Trade and Debt Problems of the Third World



LDCs are becoming increasingly conscious of the limitations of an industrialisation strategy based on import substitution (building up local industry behind tariff walls). For many of the smaller LDCs import substitution results in a gross misallocation of resources, discrimination against exports and widespread production at negative value added. As a consequence there has been a marked shift in focus. They have adopted a variety of measures to promote industrial exports. The reason for this shift in emphasis is that the package of policies used to stimulate import substitution discriminates significantly against the development of export production. This discrimination exists for a variety of reasons. The import regime (based on tariffs, quotas and exchange controls) typically allows a country to balance its international payments at a higher exchange rate than would be possible with a more liberal policy. Thus, regardless of whether the trade and exchange barriers were erected primarily to protect domestic industry as part of an import substitution strategy or merely to conserve foreign exchange or to provide government revenue, the effect in all cases is to overvalue the exchange rate. An overvalued exchange rate discourages manufactured exports in at least three ways:
  1. (1)

    It reduces the profitability of exporting as an activity. The domestic currency value of foreign exchange earnings are reduced below the rate that would be set by a more appropriate exchange rate. Imported inputs or domestically produced import-competing inputs have to be purchased by the export industries at above world prices. In many countries this contributes to an ‘inefficiency illusion’, i.e. because domestic production costs exceed world prices, the impression is created that local industry cannot compete or export without protection.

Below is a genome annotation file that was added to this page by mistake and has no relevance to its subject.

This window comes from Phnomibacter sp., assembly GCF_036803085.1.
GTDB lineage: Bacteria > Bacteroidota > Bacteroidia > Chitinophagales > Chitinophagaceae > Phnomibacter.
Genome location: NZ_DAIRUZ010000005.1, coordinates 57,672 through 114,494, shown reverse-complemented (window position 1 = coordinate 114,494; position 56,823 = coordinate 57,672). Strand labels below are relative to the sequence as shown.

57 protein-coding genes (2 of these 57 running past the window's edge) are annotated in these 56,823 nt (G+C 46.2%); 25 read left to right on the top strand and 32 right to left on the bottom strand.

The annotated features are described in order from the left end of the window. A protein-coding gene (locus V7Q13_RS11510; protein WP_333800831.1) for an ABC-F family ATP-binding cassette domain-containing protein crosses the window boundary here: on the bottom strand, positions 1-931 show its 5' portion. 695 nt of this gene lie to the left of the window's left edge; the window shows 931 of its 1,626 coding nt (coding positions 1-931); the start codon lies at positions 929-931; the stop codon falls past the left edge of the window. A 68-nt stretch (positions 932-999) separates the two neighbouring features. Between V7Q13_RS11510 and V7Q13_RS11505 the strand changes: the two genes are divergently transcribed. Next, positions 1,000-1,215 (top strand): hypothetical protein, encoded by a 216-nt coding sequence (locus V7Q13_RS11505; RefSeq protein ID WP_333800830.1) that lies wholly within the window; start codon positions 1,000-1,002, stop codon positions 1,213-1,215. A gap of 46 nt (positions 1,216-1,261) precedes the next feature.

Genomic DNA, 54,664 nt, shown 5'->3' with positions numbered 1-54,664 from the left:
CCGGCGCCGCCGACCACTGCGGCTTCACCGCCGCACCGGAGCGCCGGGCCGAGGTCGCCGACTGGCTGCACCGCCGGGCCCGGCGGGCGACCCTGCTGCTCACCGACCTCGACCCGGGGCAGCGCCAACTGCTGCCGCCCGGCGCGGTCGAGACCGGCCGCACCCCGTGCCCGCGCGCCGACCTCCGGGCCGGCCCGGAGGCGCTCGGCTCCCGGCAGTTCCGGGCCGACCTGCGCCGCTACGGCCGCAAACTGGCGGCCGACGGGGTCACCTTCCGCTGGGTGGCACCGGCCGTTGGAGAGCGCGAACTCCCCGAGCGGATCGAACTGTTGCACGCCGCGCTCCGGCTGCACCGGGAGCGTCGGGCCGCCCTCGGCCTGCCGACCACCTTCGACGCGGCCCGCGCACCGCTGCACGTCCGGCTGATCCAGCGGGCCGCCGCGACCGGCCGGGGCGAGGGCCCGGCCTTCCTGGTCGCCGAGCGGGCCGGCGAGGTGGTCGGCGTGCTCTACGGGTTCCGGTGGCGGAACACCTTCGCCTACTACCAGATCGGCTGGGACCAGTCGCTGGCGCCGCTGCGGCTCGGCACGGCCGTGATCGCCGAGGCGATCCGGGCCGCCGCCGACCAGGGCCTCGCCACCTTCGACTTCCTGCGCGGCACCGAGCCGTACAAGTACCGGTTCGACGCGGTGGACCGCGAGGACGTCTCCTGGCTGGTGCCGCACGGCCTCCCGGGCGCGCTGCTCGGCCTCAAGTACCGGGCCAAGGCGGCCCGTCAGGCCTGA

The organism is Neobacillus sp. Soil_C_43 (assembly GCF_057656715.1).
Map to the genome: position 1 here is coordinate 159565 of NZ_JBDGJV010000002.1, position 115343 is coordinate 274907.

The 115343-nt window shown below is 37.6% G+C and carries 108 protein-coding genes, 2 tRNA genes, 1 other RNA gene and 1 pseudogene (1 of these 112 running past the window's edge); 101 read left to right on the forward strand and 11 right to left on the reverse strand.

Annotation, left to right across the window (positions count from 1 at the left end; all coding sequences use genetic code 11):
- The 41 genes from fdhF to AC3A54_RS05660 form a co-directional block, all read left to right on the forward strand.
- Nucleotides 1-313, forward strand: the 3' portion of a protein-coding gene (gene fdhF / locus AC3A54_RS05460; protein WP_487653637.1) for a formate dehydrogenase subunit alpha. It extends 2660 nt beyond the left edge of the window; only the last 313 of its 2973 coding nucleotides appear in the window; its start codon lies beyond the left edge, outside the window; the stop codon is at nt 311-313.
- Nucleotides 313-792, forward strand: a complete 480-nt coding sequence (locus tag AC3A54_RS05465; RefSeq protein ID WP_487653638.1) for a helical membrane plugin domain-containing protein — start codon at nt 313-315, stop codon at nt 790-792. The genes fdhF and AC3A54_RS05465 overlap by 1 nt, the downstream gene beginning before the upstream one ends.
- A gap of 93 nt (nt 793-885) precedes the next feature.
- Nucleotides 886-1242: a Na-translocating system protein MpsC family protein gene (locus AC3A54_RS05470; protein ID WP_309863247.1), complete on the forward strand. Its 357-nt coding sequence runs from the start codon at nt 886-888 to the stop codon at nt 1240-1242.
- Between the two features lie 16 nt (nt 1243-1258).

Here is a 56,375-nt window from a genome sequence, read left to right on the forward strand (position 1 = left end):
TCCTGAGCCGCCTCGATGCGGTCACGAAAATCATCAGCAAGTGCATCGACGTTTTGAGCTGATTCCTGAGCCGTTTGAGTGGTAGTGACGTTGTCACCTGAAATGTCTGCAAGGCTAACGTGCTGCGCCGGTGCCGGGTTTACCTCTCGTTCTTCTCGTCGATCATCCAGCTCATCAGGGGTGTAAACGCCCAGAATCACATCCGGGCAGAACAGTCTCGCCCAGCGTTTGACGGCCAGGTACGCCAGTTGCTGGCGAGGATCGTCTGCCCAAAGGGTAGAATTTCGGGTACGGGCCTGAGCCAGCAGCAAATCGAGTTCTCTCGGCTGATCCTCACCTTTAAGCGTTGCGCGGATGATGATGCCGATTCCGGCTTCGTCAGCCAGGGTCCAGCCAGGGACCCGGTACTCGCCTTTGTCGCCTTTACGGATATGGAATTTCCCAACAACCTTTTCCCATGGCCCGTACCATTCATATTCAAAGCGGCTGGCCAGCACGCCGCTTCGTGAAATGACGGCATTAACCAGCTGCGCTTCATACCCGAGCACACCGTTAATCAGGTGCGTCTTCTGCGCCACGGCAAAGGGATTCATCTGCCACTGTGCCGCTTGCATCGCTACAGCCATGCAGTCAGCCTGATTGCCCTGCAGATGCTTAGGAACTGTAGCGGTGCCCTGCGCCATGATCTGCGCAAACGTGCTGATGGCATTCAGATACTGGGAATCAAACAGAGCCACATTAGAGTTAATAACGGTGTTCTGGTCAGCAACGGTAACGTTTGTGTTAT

2. (2)

    It provides an environment for a protected industry to tolerate relatively more inefficiency than an unprotected one. Slack management, underutilised capacity, unexploited economies of scale often prevent firms from exporting their output.

  3. (3)

    Existing export opportunities may not be grasped because production for the protected domestic market is typically more profitable and assured.



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Further Reading

  1. A. K. Bhattacharya, Foreign Trade and International Development (Lexington Mass.: Lexington Books, 1976 ). An up-to-date discussion of LDC trade problems.Google Scholar
  2. G. K. Helleiner, International Trade and Economic Development (Harmondsworth: Penguin Books, 1972 ). This text describes and analyses the issues of world trade as they relate to the LDCs.Google Scholar
  3. K. Morton and P. Tulloch, Trade and Developing Countries ( London: Croom Helm—ODI, 1977 ).Google Scholar
  4. T. Murray, Trade Preferences for Developing Countries (London: Macmillan, 1977 ). A detailed, critical analysis of the GSP scheme.Google Scholar
  5. B. Södersten, International Economics (London: Macmillan, 1971). Chap. 23 contains a useful, clear exposition of the trade problems of developing countries.Google Scholar
  6. P. Streeten (ed.), Trade Strategies for Development, Papers of the 9th Cambridge Conference on Development Problems (London: Macmillan, 1973 ).Google Scholar

Copyright information

© Leonard Gomes 1978

Authors and Affiliations

  1. 1.Middlesex PolytechnicUK

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